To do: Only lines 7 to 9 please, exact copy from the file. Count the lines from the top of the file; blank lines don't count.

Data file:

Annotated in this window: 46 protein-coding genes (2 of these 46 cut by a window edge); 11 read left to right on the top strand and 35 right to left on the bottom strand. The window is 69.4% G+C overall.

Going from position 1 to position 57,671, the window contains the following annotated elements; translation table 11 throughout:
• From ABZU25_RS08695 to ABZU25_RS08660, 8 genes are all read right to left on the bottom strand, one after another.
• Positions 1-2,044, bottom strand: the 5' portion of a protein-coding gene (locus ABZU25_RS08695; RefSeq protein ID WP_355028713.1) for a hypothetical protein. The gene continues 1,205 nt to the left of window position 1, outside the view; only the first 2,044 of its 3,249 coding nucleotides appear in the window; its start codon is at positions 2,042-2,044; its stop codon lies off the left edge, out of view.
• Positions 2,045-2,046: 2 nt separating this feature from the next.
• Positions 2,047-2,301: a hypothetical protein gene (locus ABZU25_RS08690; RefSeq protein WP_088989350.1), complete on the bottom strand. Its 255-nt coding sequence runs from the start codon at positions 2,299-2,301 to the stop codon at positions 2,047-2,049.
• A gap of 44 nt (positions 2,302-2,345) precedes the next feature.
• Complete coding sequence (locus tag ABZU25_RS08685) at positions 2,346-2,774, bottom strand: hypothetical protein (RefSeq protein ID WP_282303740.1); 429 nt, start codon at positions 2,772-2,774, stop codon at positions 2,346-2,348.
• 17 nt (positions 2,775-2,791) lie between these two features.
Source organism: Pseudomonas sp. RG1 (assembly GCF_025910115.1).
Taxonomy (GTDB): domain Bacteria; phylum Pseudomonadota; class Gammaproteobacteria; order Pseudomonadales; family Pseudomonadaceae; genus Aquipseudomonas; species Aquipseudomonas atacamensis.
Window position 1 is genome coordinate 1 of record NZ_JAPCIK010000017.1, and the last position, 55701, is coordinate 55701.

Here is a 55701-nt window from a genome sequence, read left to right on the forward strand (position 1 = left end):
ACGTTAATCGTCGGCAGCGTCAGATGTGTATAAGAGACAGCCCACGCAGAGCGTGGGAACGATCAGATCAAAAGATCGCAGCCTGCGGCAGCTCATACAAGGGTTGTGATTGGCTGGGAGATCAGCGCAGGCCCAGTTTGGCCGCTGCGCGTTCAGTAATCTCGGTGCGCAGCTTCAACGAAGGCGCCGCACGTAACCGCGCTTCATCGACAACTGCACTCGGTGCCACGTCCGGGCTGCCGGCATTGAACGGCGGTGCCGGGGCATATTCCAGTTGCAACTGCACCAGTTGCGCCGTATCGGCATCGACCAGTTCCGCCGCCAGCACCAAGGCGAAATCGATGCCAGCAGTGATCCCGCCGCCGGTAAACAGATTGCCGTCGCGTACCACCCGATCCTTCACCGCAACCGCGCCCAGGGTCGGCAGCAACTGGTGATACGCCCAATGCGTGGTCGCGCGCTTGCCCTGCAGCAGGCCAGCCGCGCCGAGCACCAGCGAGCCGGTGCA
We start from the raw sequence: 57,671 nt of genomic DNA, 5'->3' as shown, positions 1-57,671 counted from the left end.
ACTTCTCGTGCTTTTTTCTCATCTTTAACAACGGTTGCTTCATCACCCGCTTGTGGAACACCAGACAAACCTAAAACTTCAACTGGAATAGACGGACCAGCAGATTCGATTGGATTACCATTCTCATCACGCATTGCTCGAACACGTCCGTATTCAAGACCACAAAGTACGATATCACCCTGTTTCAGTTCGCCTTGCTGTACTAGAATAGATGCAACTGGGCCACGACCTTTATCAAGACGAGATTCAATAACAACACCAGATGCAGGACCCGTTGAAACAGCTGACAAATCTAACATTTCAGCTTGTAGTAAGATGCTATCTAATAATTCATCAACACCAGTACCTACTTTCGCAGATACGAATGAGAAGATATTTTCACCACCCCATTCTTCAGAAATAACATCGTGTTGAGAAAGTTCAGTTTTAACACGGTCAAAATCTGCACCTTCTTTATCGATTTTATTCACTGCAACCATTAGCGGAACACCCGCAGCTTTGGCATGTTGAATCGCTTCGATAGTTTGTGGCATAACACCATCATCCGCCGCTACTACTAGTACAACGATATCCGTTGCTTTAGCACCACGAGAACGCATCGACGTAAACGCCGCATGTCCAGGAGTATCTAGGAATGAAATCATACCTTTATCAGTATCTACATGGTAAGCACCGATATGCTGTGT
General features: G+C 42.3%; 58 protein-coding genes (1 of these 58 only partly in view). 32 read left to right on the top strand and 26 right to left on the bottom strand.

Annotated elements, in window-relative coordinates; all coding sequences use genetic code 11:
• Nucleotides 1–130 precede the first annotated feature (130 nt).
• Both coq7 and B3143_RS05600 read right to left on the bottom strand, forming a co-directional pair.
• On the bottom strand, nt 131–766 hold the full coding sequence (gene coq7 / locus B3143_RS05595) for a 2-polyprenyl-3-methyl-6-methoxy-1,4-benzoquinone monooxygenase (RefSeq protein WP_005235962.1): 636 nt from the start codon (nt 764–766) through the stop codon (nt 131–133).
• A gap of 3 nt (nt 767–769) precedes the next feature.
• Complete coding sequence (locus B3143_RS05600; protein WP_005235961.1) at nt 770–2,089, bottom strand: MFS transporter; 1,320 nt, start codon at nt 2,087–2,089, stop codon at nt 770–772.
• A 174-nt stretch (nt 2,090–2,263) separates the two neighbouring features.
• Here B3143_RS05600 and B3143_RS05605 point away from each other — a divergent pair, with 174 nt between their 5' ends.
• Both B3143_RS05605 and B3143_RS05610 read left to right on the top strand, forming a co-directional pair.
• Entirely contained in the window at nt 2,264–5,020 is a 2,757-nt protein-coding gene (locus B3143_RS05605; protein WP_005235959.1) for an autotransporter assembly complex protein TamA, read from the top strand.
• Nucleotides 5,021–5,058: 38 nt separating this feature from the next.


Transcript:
• A gap of 44 nt (positions 2,302-2,345) precedes the next feature.
• Complete coding sequence (locus tag ABZU25_RS08685) at positions 2,346-2,774, bottom strand: hypothetical protein (RefSeq protein ID WP_282303740.1); 429 nt, start codon at positions 2,772-2,774, stop codon at positions 2,346-2,348.
• 17 nt (positions 2,775-2,791) lie between these two features.